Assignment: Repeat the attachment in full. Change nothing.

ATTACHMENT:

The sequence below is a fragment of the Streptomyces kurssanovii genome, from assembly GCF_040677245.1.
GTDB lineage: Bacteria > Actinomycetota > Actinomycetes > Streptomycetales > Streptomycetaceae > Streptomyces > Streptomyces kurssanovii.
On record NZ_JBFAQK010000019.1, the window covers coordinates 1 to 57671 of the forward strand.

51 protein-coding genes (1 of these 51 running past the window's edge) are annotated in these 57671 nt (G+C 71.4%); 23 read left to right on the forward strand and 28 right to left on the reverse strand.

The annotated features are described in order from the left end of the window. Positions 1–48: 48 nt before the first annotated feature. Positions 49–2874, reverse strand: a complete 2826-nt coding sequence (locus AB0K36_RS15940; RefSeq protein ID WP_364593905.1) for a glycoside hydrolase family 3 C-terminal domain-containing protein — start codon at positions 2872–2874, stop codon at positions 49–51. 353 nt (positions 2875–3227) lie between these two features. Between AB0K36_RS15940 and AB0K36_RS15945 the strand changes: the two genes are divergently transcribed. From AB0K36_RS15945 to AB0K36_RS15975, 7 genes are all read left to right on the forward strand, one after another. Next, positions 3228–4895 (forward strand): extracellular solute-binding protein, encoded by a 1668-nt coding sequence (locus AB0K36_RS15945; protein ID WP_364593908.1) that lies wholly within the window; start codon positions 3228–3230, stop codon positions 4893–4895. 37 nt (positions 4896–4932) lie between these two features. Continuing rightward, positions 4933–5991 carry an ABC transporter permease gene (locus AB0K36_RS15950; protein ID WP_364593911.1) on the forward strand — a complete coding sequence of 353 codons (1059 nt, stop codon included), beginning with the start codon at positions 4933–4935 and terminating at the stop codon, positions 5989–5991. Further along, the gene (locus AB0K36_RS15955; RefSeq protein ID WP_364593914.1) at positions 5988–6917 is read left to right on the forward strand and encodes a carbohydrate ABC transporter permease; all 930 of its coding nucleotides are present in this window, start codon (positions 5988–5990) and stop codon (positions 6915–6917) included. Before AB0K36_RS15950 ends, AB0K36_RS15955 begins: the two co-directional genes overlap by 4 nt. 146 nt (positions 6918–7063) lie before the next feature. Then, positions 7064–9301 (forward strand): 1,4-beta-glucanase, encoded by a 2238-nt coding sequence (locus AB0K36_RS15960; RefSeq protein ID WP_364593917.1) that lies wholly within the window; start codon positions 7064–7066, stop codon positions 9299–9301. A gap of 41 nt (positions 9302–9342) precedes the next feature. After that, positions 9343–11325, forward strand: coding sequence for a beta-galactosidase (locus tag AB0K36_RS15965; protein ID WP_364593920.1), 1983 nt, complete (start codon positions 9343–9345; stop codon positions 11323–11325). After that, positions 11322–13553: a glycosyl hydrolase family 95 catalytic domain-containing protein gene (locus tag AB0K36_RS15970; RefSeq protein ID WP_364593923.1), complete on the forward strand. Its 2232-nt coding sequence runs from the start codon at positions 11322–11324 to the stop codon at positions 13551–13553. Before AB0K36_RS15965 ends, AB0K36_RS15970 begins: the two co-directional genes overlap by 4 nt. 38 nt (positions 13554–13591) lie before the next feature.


The sequence below is a fragment of the Streptomyces kurssanovii genome, from assembly GCF_040677245.1.
GTDB lineage: Bacteria > Actinomycetota > Actinomycetes > Streptomycetales > Streptomycetaceae > Streptomyces > Streptomyces kurssanovii.
On record NZ_JBFAQK010000019.1, the window covers coordinates 1 to 57671 of the forward strand.

51 protein-coding genes (1 of these 51 running past the window's edge) are annotated in these 57671 nt (G+C 71.4%); 23 read left to right on the forward strand and 28 right to left on the reverse strand.

The annotated features are described in order from the left end of the window. Positions 1–48: 48 nt before the first annotated feature. Positions 49–2874, reverse strand: a complete 2826-nt coding sequence (locus AB0K36_RS15940; RefSeq protein ID WP_364593905.1) for a glycoside hydrolase family 3 C-terminal domain-containing protein — start codon at positions 2872–2874, stop codon at positions 49–51. 353 nt (positions 2875–3227) lie between these two features. Between AB0K36_RS15940 and AB0K36_RS15945 the strand changes: the two genes are divergently transcribed. From AB0K36_RS15945 to AB0K36_RS15975, 7 genes are all read left to right on the forward strand, one after another. Next, positions 3228–4895 (forward strand): extracellular solute-binding protein, encoded by a 1668-nt coding sequence (locus AB0K36_RS15945; protein ID WP_364593908.1) that lies wholly within the window; start codon positions 3228–3230, stop codon positions 4893–4895. 37 nt (positions 4896–4932) lie between these two features. Continuing rightward, positions 4933–5991 carry an ABC transporter permease gene (locus AB0K36_RS15950; protein ID WP_364593911.1) on the forward strand — a complete coding sequence of 353 codons (1059 nt, stop codon included), beginning with the start codon at positions 4933–4935 and terminating at the stop codon, positions 5989–5991. Further along, the gene (locus AB0K36_RS15955; RefSeq protein ID WP_364593914.1) at positions 5988–6917 is read left to right on the forward strand and encodes a carbohydrate ABC transporter permease; all 930 of its coding nucleotides are present in this window, start codon (positions 5988–5990) and stop codon (positions 6915–6917) included. Before AB0K36_RS15950 ends, AB0K36_RS15955 begins: the two co-directional genes overlap by 4 nt. 146 nt (positions 6918–7063) lie before the next feature. Then, positions 7064–9301 (forward strand): 1,4-beta-glucanase, encoded by a 2238-nt coding sequence (locus AB0K36_RS15960; RefSeq protein ID WP_364593917.1) that lies wholly within the window; start codon positions 7064–7066, stop codon positions 9299–9301. A gap of 41 nt (positions 9302–9342) precedes the next feature. After that, positions 9343–11325, forward strand: coding sequence for a beta-galactosidase (locus tag AB0K36_RS15965; protein ID WP_364593920.1), 1983 nt, complete (start codon positions 9343–9345; stop codon positions 11323–11325). After that, positions 11322–13553: a glycosyl hydrolase family 95 catalytic domain-containing protein gene (locus tag AB0K36_RS15970; RefSeq protein ID WP_364593923.1), complete on the forward strand. Its 2232-nt coding sequence runs from the start codon at positions 11322–11324 to the stop codon at positions 13551–13553. Before AB0K36_RS15965 ends, AB0K36_RS15970 begins: the two co-directional genes overlap by 4 nt. 38 nt (positions 13554–13591) lie before the next feature.